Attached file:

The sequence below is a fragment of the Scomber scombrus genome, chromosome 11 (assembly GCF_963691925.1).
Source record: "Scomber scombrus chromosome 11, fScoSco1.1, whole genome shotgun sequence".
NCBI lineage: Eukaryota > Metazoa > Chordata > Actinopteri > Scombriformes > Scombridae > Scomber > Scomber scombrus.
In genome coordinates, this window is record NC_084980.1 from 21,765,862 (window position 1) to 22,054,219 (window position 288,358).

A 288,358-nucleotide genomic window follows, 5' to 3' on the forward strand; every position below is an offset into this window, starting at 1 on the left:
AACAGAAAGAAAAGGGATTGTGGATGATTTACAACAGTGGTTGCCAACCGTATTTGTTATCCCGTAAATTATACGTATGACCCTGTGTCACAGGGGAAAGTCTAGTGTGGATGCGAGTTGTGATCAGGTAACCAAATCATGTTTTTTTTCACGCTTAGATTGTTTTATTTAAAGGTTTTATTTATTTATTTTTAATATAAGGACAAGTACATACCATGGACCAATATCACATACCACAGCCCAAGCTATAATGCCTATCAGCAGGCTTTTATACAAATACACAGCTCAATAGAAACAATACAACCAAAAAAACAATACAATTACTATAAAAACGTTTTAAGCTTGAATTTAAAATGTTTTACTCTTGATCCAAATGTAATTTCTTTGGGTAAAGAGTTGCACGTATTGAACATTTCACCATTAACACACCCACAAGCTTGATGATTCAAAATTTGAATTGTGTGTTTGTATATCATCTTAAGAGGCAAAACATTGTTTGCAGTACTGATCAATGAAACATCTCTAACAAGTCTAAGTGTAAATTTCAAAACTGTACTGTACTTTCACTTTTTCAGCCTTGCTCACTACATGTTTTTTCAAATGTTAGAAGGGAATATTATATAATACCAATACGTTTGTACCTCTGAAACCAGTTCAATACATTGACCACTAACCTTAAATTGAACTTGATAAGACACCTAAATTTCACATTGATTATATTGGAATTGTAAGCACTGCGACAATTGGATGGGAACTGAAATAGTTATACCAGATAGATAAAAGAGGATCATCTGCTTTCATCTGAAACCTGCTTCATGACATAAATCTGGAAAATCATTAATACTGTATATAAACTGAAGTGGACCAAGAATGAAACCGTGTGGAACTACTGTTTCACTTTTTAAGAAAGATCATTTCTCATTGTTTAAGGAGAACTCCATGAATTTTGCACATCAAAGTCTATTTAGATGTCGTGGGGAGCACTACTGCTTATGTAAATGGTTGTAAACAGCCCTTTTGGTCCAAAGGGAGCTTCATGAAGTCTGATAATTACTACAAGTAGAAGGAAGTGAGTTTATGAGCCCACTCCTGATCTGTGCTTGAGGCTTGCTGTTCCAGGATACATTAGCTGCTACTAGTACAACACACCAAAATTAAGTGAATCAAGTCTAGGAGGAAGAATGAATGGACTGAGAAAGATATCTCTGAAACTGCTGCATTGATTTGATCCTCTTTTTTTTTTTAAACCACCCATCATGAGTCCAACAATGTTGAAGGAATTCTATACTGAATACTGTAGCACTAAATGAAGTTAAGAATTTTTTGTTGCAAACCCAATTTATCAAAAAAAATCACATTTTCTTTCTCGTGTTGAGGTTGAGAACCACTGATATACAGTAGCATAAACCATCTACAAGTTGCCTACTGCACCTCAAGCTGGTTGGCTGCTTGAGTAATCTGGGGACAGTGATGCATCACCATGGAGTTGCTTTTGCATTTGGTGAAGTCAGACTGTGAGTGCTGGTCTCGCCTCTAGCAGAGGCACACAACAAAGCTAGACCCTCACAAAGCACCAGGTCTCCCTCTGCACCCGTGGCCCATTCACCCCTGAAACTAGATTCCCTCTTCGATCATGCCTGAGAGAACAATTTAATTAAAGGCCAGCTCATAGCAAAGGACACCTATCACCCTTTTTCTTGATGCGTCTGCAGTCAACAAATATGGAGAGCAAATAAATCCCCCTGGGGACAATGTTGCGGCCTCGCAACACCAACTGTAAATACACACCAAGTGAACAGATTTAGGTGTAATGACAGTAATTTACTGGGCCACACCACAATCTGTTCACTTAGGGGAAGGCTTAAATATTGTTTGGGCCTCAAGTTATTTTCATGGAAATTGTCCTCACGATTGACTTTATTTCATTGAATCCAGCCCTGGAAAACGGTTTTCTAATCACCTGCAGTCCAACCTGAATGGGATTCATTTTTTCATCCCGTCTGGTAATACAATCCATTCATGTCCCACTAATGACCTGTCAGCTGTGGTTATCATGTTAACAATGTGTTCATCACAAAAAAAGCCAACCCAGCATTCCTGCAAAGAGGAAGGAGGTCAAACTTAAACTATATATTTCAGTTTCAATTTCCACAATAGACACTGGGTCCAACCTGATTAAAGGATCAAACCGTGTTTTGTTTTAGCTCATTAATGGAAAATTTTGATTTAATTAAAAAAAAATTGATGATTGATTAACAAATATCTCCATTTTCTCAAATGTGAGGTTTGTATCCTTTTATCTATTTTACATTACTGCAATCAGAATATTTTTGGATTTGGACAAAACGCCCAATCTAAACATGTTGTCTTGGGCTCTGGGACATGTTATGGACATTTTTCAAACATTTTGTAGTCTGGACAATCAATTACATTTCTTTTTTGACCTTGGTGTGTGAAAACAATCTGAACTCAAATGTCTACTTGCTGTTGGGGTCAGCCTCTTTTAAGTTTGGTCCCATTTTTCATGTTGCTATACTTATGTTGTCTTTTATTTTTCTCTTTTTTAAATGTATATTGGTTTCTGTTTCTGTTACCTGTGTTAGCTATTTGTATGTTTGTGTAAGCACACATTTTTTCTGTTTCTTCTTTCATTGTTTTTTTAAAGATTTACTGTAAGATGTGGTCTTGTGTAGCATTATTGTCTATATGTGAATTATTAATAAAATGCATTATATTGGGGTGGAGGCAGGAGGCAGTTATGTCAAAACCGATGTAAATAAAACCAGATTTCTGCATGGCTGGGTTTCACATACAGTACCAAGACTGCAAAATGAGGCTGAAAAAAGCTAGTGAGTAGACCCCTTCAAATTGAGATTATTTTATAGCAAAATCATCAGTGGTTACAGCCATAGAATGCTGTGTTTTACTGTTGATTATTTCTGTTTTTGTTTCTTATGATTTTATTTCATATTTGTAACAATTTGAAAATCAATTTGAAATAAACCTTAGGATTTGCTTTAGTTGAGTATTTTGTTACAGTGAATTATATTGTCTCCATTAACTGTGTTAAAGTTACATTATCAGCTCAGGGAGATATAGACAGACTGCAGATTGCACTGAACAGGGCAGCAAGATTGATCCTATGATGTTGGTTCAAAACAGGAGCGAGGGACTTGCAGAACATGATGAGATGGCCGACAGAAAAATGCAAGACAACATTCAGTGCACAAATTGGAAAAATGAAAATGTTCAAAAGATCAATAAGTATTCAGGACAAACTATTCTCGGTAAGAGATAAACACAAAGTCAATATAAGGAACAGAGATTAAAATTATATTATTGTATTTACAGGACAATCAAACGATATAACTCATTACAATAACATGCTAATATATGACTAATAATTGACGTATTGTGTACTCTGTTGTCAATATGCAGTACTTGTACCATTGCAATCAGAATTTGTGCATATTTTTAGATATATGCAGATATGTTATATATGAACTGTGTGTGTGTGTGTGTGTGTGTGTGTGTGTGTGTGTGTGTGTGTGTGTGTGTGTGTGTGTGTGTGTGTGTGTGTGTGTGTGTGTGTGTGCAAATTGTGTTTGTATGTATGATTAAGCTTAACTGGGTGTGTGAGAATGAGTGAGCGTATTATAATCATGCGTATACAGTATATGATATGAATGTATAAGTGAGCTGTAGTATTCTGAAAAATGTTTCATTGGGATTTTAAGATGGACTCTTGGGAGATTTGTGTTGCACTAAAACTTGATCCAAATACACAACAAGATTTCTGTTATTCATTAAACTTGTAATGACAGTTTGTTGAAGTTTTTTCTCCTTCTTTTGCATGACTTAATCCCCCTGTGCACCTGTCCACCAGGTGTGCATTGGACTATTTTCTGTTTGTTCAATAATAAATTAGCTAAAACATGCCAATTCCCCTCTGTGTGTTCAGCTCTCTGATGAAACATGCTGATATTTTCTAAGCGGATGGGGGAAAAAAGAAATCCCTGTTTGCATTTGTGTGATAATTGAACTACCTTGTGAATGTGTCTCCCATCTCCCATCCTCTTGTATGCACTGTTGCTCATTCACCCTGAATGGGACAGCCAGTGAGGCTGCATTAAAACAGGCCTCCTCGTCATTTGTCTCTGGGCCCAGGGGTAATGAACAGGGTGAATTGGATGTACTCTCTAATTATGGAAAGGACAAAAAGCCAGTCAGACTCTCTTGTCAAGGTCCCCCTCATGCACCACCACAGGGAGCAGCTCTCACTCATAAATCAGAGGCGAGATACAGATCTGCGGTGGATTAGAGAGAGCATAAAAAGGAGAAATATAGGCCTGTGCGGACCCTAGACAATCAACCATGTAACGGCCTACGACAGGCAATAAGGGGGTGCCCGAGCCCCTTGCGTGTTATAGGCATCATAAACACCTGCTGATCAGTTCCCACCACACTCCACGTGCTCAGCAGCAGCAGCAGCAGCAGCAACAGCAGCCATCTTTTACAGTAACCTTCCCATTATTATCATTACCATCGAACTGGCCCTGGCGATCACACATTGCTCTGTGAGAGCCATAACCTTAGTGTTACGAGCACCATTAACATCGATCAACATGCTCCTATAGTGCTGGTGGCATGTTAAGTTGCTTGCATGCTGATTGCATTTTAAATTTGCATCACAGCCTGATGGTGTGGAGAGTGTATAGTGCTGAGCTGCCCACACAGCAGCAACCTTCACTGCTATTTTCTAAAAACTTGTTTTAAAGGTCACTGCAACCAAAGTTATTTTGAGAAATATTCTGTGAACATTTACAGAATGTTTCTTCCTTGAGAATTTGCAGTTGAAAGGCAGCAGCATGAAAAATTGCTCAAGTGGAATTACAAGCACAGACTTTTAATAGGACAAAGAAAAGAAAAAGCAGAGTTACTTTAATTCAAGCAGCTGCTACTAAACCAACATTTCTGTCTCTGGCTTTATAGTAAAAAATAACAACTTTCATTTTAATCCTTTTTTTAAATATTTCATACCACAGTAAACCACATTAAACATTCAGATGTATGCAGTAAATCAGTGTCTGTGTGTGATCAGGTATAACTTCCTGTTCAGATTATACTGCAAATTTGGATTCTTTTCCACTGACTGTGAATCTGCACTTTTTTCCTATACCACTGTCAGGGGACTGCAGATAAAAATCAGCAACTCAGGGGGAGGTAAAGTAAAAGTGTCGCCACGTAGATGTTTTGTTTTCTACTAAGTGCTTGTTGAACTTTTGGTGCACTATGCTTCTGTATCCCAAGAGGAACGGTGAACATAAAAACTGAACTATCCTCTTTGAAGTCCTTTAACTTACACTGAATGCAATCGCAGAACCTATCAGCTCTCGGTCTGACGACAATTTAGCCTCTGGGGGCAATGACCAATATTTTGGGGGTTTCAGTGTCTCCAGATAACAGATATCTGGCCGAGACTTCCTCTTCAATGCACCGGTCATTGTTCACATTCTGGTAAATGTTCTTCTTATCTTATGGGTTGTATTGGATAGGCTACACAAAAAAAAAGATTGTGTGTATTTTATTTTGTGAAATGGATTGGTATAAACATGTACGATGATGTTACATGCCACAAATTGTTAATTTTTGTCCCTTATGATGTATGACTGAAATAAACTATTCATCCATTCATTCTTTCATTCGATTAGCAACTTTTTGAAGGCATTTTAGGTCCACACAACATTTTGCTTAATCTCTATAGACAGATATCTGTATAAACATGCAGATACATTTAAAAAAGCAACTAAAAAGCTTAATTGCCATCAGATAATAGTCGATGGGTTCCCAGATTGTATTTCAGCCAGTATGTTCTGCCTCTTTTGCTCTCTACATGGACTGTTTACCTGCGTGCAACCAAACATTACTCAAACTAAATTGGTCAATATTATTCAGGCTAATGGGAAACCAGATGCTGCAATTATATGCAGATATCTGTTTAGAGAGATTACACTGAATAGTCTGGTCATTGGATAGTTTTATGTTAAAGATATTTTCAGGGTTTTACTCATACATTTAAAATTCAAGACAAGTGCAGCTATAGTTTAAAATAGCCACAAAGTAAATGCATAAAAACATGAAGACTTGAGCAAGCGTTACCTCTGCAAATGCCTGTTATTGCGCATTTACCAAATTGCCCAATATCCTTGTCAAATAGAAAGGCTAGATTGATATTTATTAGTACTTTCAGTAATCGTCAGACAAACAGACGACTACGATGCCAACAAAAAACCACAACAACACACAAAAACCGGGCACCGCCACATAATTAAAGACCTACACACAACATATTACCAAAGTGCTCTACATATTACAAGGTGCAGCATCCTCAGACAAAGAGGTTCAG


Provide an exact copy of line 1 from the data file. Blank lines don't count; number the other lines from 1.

The sequence below is a fragment of the Scomber scombrus genome, chromosome 11 (assembly GCF_963691925.1).